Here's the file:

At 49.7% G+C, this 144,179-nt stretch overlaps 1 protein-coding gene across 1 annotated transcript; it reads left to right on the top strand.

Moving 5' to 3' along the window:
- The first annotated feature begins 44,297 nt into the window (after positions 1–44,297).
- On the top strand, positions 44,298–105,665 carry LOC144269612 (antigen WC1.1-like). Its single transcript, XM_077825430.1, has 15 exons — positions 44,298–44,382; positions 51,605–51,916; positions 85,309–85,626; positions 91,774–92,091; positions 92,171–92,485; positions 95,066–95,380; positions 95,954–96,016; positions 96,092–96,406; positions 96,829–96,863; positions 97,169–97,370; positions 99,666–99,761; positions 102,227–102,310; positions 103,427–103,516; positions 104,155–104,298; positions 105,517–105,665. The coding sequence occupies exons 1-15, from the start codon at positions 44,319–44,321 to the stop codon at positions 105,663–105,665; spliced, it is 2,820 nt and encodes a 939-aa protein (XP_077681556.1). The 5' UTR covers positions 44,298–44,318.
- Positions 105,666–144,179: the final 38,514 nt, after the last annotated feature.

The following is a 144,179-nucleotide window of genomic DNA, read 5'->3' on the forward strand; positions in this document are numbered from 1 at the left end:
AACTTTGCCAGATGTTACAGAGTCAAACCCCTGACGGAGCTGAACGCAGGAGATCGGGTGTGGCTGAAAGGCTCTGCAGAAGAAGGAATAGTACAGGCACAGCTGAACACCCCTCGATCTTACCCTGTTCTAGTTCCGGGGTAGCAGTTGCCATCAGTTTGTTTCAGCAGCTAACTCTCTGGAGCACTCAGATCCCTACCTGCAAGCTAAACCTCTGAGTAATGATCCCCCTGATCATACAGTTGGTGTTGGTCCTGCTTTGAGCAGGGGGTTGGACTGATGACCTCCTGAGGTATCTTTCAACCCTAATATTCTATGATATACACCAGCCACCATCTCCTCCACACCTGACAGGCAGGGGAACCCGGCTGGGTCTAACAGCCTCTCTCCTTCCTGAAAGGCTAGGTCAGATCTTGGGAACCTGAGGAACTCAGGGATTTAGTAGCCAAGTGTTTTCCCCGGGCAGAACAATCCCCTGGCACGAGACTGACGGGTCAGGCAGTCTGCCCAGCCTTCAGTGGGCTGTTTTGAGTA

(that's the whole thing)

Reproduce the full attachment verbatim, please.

At 49.7% G+C, this 144,179-nt stretch overlaps 1 protein-coding gene across 1 annotated transcript; it reads left to right on the top strand.

Moving 5' to 3' along the window:
- The first annotated feature begins 44,297 nt into the window (after positions 1–44,297).
- On the top strand, positions 44,298–105,665 carry LOC144269612 (antigen WC1.1-like). Its single transcript, XM_077825430.1, has 15 exons — positions 44,298–44,382; positions 51,605–51,916; positions 85,309–85,626; positions 91,774–92,091; positions 92,171–92,485; positions 95,066–95,380; positions 95,954–96,016; positions 96,092–96,406; positions 96,829–96,863; positions 97,169–97,370; positions 99,666–99,761; positions 102,227–102,310; positions 103,427–103,516; positions 104,155–104,298; positions 105,517–105,665. The coding sequence occupies exons 1-15, from the start codon at positions 44,319–44,321 to the stop codon at positions 105,663–105,665; spliced, it is 2,820 nt and encodes a 939-aa protein (XP_077681556.1). The 5' UTR covers positions 44,298–44,318.
- Positions 105,666–144,179: the final 38,514 nt, after the last annotated feature.

The following is a 144,179-nucleotide window of genomic DNA, read 5'->3' on the forward strand; positions in this document are numbered from 1 at the left end:
AACTTTGCCAGATGTTACAGAGTCAAACCCCTGACGGAGCTGAACGCAGGAGATCGGGTGTGGCTGAAAGGCTCTGCAGAAGAAGGAATAGTACAGGCACAGCTGAACACCCCTCGATCTTACCCTGTTCTAGTTCCGGGGTAGCAGTTGCCATCAGTTTGTTTCAGCAGCTAACTCTCTGGAGCACTCAGATCCCTACCTGCAAGCTAAACCTCTGAGTAATGATCCCCCTGATCATACAGTTGGTGTTGGTCCTGCTTTGAGCAGGGGGTTGGACTGATGACCTCCTGAGGTATCTTTCAACCCTAATATTCTATGATATACACCAGCCACCATCTCCTCCACACCTGACAGGCAGGGGAACCCGGCTGGGTCTAACAGCCTCTCTCCTTCCTGAAAGGCTAGGTCAGATCTTGGGAACCTGAGGAACTCAGGGATTTAGTAGCCAAGTGTTTTCCCCGGGCAGAACAATCCCCTGGCACGAGACTGACGGGTCAGGCAGTCTGCCCAGCCTTCAGTGGGCTGTTTTGAGTA